Ride Report: Outer NE New Parks Ride

Three for three! It’s a crapshoot when you schedule bike rides from October through May; will the weather be OK? So far, I’ve managed to get good weather on all my rides for fall. I’m not complaining. The weather for Outer NE New Parks Ride on Saturday November 3rd was just about perfect for early November; a high of 60F/16C, overcast skies, and the rain waiting until almost dark, after the ride had ended. My only complaint would be that the cloudy skies obscured the mountains, but oh well.

A total of twelve folks (including myself) participated on this ride. We started at NE 42nd and Alberta, then headed east to our first stop: Kʰunamokwst Park at NE 47th and Alberta. This park is the oldest of the new parks on the ride, opened in 2015. The Cully neighborhood is a park-starved area, mostly due to it being unincorporated Multnomah County until 1985. This park was built to help end the drought. It has many features seen in other 21st century Portland Parks: barrier free play area, a water feature like a bioswale, a covered picnic area, skate park, and a bathroom, in this case a Portland Loo.

Onward we went! We continued through Cully to reach Thomas Cully Park, which opened in June. This 25 acre park is built on a large landfill and features great views of the mountains (when it’s clear). It has most of the same features as Kʰunamokwst Park (minus the skatepark), but also has a dog park and community garden. Cully Park also has a strong emphasis on Native American features: there’s a Native gathering garden,  a medicine wheel mound above the landscape to give views of Mount St. Helens and Mt. Hood, and an open field meant for spiritual dances and ceremonies. (Portland has one of the highest concentrations of urban Native Americans in the country.)

Cully Park is also where the riders first enjoyed “extracurricular” activities. Many of us used the slides, climbing ropes, and the musical instruments located in the play area. Don’t worry, we didn’t crowd out any kids!

It was a few more miles to New Park No. 3: Gateway Green. This park is sandwiched between I-84 and I-205. It lay fallow for many decades, owned by the Oregon Department of Transportation. Then some neighborhood folks got together and figured out a better use for 25 acres of open space in the middle of the city: a park with emphasis on mountain biking. Despite Portland’s reputation as “Bike City USA”, we’ve got little true mountain biking opportunities within the city limits. Gateway Green officially opened in 2017, and right now it’s in Phase One of development: a network of trails and a skills area. Soon more amenities should arrive, like picnic areas and real bathrooms. Right now it’s rough and tumble, but still fun. And most of the ride enjoyed the park for a little bit!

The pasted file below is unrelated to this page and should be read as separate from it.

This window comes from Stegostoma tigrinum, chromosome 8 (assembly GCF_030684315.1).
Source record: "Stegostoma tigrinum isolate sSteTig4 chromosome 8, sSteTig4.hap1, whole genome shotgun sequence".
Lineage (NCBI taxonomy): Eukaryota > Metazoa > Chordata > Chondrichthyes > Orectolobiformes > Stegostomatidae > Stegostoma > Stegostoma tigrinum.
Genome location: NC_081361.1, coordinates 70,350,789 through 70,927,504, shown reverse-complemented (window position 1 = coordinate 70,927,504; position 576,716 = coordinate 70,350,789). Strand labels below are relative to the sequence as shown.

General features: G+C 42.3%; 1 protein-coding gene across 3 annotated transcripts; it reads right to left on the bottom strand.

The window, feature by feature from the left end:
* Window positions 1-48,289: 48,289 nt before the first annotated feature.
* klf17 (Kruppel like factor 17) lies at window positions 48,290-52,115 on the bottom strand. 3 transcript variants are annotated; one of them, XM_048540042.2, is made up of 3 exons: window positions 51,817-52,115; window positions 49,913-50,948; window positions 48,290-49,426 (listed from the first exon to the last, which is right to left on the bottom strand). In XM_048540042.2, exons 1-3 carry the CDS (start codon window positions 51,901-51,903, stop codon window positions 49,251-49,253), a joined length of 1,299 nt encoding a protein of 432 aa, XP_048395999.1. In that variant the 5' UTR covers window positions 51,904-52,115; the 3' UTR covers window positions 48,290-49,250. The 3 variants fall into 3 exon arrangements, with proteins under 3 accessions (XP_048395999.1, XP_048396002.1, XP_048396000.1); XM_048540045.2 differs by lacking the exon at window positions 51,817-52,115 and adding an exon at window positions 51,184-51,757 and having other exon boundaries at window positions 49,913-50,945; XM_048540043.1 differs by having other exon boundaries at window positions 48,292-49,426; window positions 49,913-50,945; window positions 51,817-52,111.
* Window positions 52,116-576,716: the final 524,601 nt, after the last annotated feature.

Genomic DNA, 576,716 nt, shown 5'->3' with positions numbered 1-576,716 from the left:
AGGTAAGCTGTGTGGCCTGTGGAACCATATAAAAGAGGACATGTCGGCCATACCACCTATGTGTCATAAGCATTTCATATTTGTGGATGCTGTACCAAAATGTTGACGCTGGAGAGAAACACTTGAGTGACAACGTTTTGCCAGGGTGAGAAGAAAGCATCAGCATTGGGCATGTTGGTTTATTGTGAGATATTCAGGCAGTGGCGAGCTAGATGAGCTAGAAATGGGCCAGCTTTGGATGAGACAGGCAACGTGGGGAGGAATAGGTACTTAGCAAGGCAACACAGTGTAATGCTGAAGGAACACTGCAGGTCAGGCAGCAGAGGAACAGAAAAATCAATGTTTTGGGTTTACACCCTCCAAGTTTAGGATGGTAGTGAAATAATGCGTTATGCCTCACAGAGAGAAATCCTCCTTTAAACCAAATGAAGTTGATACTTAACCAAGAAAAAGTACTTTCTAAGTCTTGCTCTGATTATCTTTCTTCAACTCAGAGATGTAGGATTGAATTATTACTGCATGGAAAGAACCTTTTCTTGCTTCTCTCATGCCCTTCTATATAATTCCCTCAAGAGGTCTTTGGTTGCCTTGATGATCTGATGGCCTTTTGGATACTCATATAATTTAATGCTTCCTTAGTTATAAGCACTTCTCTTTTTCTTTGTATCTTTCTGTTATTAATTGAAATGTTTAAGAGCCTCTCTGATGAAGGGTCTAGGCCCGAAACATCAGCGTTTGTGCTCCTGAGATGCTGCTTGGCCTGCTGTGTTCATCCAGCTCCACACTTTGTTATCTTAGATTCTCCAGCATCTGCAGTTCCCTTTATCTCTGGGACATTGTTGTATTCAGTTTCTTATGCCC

We cruised on down the I-205 path into the heart of the Gateway District for Stop Number 4: Gateway Discovery Park! This is the newest of the parks, just opened in August. It’s in the heart of the neighborhood, and the most “urban” park we stopped at, as it has a paved plaza meant for events and farmer’s markets. But there’s a lot of greenspace as well, plus a skatepark, play area, and water fountain. Our riders had a bit of fun in the play area, playing games as “Low Bridge Limbo” and “Let’s spin the merry-go-round ’round with our bikes.”

But there was still one more new park to check out, and a few more miles of riding brought us to Luuwit View Park. This 16 acre park, opened in 2017, was built around the seed of an older, smaller park (Beech Park). Luuwit is the Cowlitz Tribe name for Mount St Helens, which we would have seen if it was clear. Oh well. There was still plenty to enjoy, like the mound above everything, the covered picnic area (there was a birthday party happening), play area, skate park, dog park, basketball court, community garden, etc etc.

But! We weren’t done yet. We finished the ride with a sort-of-new but very obscure natural area: Wilkes Creek Headwaters. Wilkes Creek is the only naturally flowing stream in Portland that flows into the Columbia Slough (and then, the Columbia River.) The property was formerly a dairy and orchard, so it’s definitely undeveloped, but a fun place to explore. Reminds me of exploring the woods by my house when I was a kid!

And with that, the ride was done. Most of us headed over to Level Beer at NE 148th and Airport Way for food and libations, which were well earned after 14 miles of riding.

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